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2012 Atlantic Hurricane Season Preparation Tips


4GHoward
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It is the time of year when Hurricane Season is approaching, so I thought it would be a good idea to provide some helpful preparation tips for everyone living in a Hurricane Zone. The official start of Hurricane Season is June 1, 2012.

 

Here are some tips to prepare for a hurricane, severe flood or other natural disasters:

  • Build an Emergency Supply Kit, which includes items like non-perishable food, water, a battery-powered or hand-crank radio, extra flashlights and batteries. You may want to prepare a portable kit and keep it in your car in case you are told to evacuate. This kit should also include a pair of goggles and disposable breathing masks for each member of the family.
  • Make a Family Emergency Plan. Your family may not be together when disaster strikes, so it is important to know how you will contact one another, how you will get back together and what you will do in case of an emergency.
  • Continually monitor the media – Be aware of storm's which could impact your area.
  • Know how you will be warned in an emergency (NOAA Weather radios with a tone alert are a good option).
  • Know if you live or work in a flood prone area. Check with your local emergency management for details.
  • Know where to shelter (ie: basement, interior room/hall, bathroom, closet, etc) if conditions warrant and where shelters in your area are located.
  • Ensure your home is ready – Elevate items in the basement which could be flooded. Bring in outdoors items such as children's toys, patio furniture, garbage cans, etc which could be blown around and damaged. Remove dead or rotting trees and branches that could fall and cause injury or damage.
  • Know how to shut off utilities, including power, water and gas, to your home. Have proper tools (i.e.: wrench) ready and nearby.
  • Find out what types of events and kinds of damages are covered by your insurance policy. Keep insurance policies, important documents and other valuables in a safe and secure location.
  • Keep fire extinguishers on hand and make sure everyone knows how to use them.
  • Keep your wireless phone and backup batteries charged, but be aware that an interruption of wireline and commercial power could affect wireless calls.
  • If possible, get extra batteries and charge them.
  • In times of commercial power outages, a car adapter for your wireless phone should enable you to recharge the battery.
  • Keep phones and necessary accessories in a sealed plastic bag to avoid water damage.
  • Load family and emergency numbers into your wireless phone.
  • Use your cell phone to take digital pictures or video of your property and valuables before the storm hits. Upload the images to other devices so you have pictures before in the event of any storm damage.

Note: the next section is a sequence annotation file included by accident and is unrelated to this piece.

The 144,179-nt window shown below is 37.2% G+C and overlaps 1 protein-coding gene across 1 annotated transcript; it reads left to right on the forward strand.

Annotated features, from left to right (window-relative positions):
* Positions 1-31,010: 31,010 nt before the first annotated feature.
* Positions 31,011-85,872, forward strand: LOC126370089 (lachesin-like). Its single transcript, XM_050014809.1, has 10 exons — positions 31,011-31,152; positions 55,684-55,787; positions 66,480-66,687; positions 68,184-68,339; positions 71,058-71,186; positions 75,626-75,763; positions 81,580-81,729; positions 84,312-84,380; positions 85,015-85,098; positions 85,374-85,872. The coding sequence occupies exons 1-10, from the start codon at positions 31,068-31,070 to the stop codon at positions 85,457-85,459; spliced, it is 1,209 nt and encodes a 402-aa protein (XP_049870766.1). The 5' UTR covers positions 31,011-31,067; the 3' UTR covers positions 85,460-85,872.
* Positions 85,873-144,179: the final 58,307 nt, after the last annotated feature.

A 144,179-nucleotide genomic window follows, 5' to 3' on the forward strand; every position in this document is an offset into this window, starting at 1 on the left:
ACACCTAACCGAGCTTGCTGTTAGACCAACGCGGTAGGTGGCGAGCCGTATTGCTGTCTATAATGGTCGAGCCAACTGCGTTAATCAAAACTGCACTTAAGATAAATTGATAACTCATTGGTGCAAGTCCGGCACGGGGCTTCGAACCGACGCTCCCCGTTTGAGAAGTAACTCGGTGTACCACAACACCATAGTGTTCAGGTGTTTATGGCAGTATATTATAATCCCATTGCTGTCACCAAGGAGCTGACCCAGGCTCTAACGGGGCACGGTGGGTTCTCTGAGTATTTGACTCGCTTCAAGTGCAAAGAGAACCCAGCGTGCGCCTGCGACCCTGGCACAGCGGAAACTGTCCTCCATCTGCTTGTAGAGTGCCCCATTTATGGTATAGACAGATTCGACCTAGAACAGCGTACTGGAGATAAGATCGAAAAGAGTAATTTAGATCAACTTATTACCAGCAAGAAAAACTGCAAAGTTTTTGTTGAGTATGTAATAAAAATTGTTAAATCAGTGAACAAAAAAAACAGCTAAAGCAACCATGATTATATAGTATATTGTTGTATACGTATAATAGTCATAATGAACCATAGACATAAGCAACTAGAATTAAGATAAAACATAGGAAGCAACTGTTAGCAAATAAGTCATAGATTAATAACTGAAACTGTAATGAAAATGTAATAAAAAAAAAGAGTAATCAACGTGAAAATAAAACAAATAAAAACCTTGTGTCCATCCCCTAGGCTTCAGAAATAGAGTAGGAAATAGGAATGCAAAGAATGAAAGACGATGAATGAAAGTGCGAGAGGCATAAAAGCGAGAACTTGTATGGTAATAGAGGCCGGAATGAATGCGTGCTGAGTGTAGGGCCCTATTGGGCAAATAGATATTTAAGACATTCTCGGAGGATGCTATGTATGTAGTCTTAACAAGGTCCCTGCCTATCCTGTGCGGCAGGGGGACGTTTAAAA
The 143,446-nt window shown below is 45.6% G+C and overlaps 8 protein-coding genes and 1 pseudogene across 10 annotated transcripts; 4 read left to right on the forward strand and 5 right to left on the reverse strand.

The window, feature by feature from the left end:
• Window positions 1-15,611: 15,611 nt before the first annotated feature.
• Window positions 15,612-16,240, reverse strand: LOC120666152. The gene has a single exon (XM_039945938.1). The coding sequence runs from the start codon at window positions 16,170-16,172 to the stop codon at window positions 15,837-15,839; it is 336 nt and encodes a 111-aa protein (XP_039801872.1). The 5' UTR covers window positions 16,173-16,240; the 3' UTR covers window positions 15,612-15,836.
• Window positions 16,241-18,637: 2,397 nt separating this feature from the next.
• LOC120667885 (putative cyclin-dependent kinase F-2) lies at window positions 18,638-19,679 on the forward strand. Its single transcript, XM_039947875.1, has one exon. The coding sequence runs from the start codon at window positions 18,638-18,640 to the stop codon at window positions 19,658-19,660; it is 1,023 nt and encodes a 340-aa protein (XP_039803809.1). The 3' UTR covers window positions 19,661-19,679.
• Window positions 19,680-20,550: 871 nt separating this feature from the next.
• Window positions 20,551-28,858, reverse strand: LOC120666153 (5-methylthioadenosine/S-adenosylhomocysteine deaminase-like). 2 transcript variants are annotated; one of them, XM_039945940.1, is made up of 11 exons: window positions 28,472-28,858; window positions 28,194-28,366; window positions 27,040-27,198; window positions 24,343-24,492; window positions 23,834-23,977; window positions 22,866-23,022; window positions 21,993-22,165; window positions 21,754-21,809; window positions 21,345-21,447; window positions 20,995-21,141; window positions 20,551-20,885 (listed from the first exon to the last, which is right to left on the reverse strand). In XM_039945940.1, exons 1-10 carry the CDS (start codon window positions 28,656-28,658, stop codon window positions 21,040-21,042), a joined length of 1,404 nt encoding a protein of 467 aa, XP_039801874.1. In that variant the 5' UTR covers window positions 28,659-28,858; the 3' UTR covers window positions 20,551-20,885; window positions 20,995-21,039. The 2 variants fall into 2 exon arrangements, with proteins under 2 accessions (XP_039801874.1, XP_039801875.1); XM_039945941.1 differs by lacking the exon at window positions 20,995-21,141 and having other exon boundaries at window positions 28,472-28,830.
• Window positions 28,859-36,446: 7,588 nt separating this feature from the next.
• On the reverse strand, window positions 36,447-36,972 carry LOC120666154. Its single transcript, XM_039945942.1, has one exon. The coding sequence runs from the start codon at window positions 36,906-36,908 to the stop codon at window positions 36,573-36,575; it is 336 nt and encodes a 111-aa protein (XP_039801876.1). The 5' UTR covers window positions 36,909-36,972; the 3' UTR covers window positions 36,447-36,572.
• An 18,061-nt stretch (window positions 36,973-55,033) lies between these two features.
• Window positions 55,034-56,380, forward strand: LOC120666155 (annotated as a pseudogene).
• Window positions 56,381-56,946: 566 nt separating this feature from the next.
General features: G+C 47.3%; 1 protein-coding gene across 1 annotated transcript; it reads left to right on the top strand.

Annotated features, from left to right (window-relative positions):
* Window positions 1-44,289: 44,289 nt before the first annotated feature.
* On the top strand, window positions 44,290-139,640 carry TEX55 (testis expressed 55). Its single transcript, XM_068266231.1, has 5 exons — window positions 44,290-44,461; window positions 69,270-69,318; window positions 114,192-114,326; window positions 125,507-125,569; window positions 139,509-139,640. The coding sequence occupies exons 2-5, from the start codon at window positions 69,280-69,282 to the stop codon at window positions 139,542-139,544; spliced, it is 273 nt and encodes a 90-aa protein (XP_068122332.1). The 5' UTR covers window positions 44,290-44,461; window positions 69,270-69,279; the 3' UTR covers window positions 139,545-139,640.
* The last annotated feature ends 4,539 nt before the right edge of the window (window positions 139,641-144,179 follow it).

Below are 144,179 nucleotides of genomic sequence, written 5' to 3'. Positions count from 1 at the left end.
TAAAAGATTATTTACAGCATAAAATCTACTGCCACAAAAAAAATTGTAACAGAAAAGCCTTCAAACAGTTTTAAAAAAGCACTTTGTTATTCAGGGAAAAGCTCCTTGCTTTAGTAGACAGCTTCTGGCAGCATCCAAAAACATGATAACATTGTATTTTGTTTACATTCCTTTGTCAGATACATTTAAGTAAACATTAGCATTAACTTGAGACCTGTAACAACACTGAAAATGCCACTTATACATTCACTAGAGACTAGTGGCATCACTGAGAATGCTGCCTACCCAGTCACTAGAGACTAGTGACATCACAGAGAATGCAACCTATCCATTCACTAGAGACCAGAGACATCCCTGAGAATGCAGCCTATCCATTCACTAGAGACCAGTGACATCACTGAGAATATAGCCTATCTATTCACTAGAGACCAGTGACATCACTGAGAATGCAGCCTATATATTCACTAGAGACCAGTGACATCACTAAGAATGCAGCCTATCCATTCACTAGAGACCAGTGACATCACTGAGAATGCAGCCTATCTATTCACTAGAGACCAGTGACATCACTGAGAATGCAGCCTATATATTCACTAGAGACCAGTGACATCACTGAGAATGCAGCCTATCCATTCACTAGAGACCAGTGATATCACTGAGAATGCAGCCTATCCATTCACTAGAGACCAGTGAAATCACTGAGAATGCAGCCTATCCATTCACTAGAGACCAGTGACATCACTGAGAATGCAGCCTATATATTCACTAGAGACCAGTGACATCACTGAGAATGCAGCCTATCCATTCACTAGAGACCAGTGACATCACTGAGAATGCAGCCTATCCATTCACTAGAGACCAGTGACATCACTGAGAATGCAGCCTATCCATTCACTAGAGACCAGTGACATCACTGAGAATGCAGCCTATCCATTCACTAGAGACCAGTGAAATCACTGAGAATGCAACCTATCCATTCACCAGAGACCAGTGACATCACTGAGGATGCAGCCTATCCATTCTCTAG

• Wireless networks sometimes experience heavy traffic during emergency events, so remember to send text messages instead.

Hurricanes can be tracked online through websites such as

National Weather Service, Weather Channel, and AccuWeather.

 

Source:

FEMA Hurricane Preparation

Sprint Hurricane Preparation

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Most people in hurricane areas never take this kind of advice seriously until the hurricane is 24 to 36 hours away which is just sad. I guess it also depends on experience as well. I was born and raised in the virgin islands so I know what its like to face multiple hurricane threats every single year. Anyway, to all of our members that are on the coastal areas and caribbean, it always pays to be ready. Remember, its always better to have it and not need it than to need it and not have it.

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Most people in hurricane areas never take this kind of advice seriously until the hurricane is 24 to 36 hours away which is just sad. I guess it also depends on experience as well. I was born and raised in the virgin islands so I know what its like to face multiple hurricane threats every single year. Anyway, to all of our members that are on the coastal areas and caribbean, it always pays to be ready. Remember, its always better to have it and not need it than to need it and not have it.

 

I lived in Florida during my High School years. I don't miss that anxiety. I like it here in New Mexico. Just outside of the tornado and earthquake belt, and way outside the hurricane belt.

 

Robert

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I lived in Florida during my High School years. I don't miss that anxiety. I like it here in New Mexico. Just outside of the tornado and earthquake belt, and way outside the hurricane belt.

 

Robert

 

Well at least in Florida you had the option to evacuate inland by driving where you needed to go if need be, where as in the islands you had no where to evacuate to.

 

It's so boring here in FL, I'm looking forward to this hurricane season. The last few were meh..

 

Be careful what you wish for.

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It's so boring here in FL, I'm looking forward to this hurricane season. The last few were meh..

 

Also to add, many forecasters are saying that it should be a quiet season for hurricanes but I think it will be the opposite. This year the weather has been crazy with the insanely warm winter, early spring, so many tornados, and not to mention that it seems like the of weather we are getting for the month of may is more of a late june early july type of weather. I think this season will be worse than average for sure.

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I'm from new Orleans, if we get another I'll be forced to stay because of my job. Firefighter. Sending the wife and son up north. Hell with the dog. Yes that's the plan.

 

Sent from my EVO 4G LTE

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